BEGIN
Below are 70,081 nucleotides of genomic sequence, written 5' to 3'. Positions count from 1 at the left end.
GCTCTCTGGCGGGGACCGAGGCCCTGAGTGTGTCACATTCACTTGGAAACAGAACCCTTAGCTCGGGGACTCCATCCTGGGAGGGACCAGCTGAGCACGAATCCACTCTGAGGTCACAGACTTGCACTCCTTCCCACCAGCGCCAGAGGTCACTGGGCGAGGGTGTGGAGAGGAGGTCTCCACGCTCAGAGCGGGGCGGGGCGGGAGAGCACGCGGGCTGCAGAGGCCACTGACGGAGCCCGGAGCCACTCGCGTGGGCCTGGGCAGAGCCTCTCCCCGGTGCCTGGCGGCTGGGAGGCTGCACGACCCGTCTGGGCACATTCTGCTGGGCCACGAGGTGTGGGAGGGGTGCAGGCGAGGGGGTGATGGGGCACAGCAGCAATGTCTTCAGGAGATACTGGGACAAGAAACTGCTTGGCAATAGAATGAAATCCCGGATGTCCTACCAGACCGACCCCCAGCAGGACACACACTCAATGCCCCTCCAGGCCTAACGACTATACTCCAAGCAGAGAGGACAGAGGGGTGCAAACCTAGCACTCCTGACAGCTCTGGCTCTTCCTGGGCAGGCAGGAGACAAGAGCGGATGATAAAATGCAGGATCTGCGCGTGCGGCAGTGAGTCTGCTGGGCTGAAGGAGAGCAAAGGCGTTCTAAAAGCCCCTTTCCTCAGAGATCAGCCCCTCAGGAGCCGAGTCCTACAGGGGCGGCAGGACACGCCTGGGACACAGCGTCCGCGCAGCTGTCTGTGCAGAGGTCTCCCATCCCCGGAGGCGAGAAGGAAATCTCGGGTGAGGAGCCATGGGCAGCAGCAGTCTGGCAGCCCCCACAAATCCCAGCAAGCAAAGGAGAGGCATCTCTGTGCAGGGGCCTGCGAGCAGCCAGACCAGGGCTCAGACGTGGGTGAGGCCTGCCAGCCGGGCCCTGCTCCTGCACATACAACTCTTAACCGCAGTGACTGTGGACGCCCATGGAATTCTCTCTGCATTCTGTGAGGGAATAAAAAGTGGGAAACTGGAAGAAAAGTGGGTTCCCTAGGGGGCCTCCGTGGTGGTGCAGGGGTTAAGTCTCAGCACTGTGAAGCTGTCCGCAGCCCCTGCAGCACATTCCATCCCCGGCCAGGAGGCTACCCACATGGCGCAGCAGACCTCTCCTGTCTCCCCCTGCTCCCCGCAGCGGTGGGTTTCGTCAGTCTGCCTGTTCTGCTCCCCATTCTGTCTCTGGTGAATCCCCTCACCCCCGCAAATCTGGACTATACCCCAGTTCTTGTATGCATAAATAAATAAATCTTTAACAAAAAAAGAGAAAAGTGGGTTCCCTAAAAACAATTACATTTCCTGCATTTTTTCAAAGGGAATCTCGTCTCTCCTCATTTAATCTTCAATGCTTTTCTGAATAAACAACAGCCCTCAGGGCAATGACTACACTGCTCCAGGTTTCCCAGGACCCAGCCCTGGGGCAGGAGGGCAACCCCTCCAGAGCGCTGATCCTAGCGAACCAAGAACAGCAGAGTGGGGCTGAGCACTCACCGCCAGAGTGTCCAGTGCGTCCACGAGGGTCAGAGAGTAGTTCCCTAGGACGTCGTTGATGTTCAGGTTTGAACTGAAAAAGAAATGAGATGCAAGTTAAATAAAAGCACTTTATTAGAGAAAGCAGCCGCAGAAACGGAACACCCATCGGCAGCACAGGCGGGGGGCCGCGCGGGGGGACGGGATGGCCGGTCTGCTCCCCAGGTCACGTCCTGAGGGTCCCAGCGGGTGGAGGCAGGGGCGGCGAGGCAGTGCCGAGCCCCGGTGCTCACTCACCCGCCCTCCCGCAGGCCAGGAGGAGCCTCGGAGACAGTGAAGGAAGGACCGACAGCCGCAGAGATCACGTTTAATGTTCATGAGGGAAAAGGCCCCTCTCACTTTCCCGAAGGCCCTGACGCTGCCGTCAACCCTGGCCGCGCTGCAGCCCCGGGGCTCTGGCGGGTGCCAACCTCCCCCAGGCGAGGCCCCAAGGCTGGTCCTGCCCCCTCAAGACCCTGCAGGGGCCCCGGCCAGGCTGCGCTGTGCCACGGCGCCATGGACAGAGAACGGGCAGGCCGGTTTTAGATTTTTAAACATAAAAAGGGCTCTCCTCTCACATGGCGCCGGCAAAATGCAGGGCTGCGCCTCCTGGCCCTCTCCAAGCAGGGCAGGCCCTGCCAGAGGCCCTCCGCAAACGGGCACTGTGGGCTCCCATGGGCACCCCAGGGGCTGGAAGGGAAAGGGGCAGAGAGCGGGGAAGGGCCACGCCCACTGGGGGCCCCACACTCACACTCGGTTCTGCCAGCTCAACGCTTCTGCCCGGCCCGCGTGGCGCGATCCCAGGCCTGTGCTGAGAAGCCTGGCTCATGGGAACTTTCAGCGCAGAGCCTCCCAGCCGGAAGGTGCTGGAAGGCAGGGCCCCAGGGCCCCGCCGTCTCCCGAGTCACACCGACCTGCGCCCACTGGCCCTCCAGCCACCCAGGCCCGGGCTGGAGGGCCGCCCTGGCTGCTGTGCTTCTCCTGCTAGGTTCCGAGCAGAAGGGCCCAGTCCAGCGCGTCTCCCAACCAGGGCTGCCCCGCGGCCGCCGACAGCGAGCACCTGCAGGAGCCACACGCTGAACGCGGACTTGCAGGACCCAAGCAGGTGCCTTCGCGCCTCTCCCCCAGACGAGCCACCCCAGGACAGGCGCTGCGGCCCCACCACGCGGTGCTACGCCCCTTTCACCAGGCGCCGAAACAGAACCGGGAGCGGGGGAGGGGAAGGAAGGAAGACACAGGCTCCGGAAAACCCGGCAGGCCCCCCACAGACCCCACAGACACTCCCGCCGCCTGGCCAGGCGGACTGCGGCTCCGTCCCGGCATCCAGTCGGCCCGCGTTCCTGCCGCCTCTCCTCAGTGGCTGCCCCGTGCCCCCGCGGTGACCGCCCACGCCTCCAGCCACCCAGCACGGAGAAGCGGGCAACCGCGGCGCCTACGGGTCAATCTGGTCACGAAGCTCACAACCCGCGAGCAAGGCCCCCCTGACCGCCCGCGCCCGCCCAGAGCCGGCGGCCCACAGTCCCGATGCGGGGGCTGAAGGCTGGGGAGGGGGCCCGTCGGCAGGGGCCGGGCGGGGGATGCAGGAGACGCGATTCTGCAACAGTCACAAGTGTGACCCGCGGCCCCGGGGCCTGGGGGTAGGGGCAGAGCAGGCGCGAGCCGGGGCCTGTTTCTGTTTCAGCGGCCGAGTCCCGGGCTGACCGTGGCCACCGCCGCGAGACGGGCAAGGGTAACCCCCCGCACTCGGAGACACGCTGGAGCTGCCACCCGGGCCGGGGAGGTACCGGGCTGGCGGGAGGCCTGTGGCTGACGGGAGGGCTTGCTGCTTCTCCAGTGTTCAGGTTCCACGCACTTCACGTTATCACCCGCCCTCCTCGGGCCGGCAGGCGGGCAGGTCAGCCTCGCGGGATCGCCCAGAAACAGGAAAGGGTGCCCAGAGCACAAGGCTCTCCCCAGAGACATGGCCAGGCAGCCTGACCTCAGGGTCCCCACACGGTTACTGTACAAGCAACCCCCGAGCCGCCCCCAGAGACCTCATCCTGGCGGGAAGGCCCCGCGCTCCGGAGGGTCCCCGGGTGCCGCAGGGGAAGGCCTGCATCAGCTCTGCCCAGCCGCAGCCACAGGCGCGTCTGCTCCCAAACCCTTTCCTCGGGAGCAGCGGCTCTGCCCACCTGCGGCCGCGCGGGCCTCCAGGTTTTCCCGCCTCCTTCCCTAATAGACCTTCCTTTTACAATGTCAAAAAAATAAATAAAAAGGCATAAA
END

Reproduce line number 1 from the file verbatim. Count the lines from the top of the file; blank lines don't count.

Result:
Below are 70,081 nucleotides of genomic sequence, written 5' to 3'. Positions count from 1 at the left end.